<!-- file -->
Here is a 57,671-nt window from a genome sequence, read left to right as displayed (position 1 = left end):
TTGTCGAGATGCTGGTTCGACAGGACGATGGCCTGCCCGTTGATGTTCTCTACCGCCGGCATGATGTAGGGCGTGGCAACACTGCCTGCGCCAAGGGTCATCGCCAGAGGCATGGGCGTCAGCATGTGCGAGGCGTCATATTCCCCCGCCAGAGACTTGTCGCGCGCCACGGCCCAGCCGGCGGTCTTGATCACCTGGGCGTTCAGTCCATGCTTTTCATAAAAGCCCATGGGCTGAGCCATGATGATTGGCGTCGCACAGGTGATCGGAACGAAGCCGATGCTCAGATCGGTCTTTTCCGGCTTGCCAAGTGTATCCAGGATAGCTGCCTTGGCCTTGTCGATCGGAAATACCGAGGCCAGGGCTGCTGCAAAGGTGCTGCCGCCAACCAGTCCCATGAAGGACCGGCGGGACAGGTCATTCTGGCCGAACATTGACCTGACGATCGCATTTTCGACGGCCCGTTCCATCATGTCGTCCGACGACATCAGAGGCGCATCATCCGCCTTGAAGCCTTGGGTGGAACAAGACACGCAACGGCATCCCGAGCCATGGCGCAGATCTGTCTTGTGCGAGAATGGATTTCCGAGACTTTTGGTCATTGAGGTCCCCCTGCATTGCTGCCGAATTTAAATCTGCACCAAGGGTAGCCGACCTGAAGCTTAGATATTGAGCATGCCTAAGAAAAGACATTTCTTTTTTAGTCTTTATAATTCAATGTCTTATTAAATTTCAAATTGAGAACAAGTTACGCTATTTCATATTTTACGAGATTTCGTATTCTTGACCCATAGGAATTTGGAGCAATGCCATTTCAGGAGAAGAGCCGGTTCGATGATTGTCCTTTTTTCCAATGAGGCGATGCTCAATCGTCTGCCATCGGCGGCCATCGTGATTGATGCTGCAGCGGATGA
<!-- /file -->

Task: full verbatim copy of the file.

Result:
Here is a 57,671-nt window from a genome sequence, read left to right as displayed (position 1 = left end):
TTGTCGAGATGCTGGTTCGACAGGACGATGGCCTGCCCGTTGATGTTCTCTACCGCCGGCATGATGTAGGGCGTGGCAACACTGCCTGCGCCAAGGGTCATCGCCAGAGGCATGGGCGTCAGCATGTGCGAGGCGTCATATTCCCCCGCCAGAGACTTGTCGCGCGCCACGGCCCAGCCGGCGGTCTTGATCACCTGGGCGTTCAGTCCATGCTTTTCATAAAAGCCCATGGGCTGAGCCATGATGATTGGCGTCGCACAGGTGATCGGAACGAAGCCGATGCTCAGATCGGTCTTTTCCGGCTTGCCAAGTGTATCCAGGATAGCTGCCTTGGCCTTGTCGATCGGAAATACCGAGGCCAGGGCTGCTGCAAAGGTGCTGCCGCCAACCAGTCCCATGAAGGACCGGCGGGACAGGTCATTCTGGCCGAACATTGACCTGACGATCGCATTTTCGACGGCCCGTTCCATCATGTCGTCCGACGACATCAGAGGCGCATCATCCGCCTTGAAGCCTTGGGTGGAACAAGACACGCAACGGCATCCCGAGCCATGGCGCAGATCTGTCTTGTGCGAGAATGGATTTCCGAGACTTTTGGTCATTGAGGTCCCCCTGCATTGCTGCCGAATTTAAATCTGCACCAAGGGTAGCCGACCTGAAGCTTAGATATTGAGCATGCCTAAGAAAAGACATTTCTTTTTTAGTCTTTATAATTCAATGTCTTATTAAATTTCAAATTGAGAACAAGTTACGCTATTTCATATTTTACGAGATTTCGTATTCTTGACCCATAGGAATTTGGAGCAATGCCATTTCAGGAGAAGAGCCGGTTCGATGATTGTCCTTTTTTCCAATGAGGCGATGCTCAATCGTCTGCCATCGGCGGCCATCGTGATTGATGCTGCAGCGGATGA